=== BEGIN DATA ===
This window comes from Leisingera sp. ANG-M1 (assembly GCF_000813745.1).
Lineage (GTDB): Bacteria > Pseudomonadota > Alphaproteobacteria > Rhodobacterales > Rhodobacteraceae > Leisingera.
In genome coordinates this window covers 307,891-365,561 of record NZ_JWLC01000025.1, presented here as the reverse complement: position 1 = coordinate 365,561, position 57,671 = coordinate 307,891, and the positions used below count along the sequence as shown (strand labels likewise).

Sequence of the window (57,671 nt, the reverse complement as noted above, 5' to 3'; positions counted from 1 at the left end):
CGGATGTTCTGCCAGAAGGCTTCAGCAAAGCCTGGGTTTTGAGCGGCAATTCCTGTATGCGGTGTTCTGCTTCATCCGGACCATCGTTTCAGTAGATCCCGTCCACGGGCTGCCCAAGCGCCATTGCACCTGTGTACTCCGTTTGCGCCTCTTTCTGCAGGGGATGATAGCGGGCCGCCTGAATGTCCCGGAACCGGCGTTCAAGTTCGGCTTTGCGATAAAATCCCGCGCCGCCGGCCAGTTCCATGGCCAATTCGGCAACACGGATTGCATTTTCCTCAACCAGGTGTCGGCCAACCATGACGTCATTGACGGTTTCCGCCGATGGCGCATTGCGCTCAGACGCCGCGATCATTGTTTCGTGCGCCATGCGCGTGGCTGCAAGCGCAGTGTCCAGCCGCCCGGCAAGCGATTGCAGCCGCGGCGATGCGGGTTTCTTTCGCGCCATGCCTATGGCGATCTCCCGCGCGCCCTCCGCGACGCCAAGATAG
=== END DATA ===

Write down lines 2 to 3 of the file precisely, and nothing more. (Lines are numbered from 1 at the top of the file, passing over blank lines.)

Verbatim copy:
Lineage (GTDB): Bacteria > Pseudomonadota > Alphaproteobacteria > Rhodobacterales > Rhodobacteraceae > Leisingera.
In genome coordinates this window covers 307,891-365,561 of record NZ_JWLC01000025.1, presented here as the reverse complement: position 1 = coordinate 365,561, position 57,671 = coordinate 307,891, and the positions used below count along the sequence as shown (strand labels likewise).